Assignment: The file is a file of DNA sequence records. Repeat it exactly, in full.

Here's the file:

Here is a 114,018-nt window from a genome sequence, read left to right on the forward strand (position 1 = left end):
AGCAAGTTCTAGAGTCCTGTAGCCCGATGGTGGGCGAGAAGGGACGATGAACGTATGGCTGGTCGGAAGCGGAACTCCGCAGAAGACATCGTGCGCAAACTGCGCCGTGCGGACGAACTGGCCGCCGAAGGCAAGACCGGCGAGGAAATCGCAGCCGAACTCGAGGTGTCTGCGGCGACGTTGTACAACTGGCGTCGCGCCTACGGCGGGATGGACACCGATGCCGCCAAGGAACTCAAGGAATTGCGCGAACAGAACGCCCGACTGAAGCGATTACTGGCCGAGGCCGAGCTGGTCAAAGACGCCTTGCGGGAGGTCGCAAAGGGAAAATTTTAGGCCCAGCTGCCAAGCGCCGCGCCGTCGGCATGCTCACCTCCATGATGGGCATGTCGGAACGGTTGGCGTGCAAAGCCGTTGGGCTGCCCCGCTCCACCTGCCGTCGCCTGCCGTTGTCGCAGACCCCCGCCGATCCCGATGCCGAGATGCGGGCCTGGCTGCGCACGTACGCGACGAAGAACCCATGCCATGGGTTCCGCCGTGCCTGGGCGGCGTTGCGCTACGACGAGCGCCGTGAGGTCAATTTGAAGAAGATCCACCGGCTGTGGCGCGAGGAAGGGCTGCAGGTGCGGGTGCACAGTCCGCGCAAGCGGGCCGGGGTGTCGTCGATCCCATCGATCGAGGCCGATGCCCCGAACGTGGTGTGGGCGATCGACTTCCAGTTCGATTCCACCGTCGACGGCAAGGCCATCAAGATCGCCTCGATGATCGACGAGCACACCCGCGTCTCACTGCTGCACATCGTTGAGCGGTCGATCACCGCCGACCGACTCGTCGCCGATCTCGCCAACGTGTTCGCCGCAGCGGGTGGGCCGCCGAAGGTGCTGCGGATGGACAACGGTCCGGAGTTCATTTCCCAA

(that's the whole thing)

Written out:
Here is a 114,018-nt window from a genome sequence, read left to right on the forward strand (position 1 = left end):
AGCAAGTTCTAGAGTCCTGTAGCCCGATGGTGGGCGAGAAGGGACGATGAACGTATGGCTGGTCGGAAGCGGAACTCCGCAGAAGACATCGTGCGCAAACTGCGCCGTGCGGACGAACTGGCCGCCGAAGGCAAGACCGGCGAGGAAATCGCAGCCGAACTCGAGGTGTCTGCGGCGACGTTGTACAACTGGCGTCGCGCCTACGGCGGGATGGACACCGATGCCGCCAAGGAACTCAAGGAATTGCGCGAACAGAACGCCCGACTGAAGCGATTACTGGCCGAGGCCGAGCTGGTCAAAGACGCCTTGCGGGAGGTCGCAAAGGGAAAATTTTAGGCCCAGCTGCCAAGCGCCGCGCCGTCGGCATGCTCACCTCCATGATGGGCATGTCGGAACGGTTGGCGTGCAAAGCCGTTGGGCTGCCCCGCTCCACCTGCCGTCGCCTGCCGTTGTCGCAGACCCCCGCCGATCCCGATGCCGAGATGCGGGCCTGGCTGCGCACGTACGCGACGAAGAACCCATGCCATGGGTTCCGCCGTGCCTGGGCGGCGTTGCGCTACGACGAGCGCCGTGAGGTCAATTTGAAGAAGATCCACCGGCTGTGGCGCGAGGAAGGGCTGCAGGTGCGGGTGCACAGTCCGCGCAAGCGGGCCGGGGTGTCGTCGATCCCATCGATCGAGGCCGATGCCCCGAACGTGGTGTGGGCGATCGACTTCCAGTTCGATTCCACCGTCGACGGCAAGGCCATCAAGATCGCCTCGATGATCGACGAGCACACCCGCGTCTCACTGCTGCACATCGTTGAGCGGTCGATCACCGCCGACCGACTCGTCGCCGATCTCGCCAACGTGTTCGCCGCAGCGGGTGGGCCGCCGAAGGTGCTGCGGATGGACAACGGTCCGGAGTTCATTTCCCAA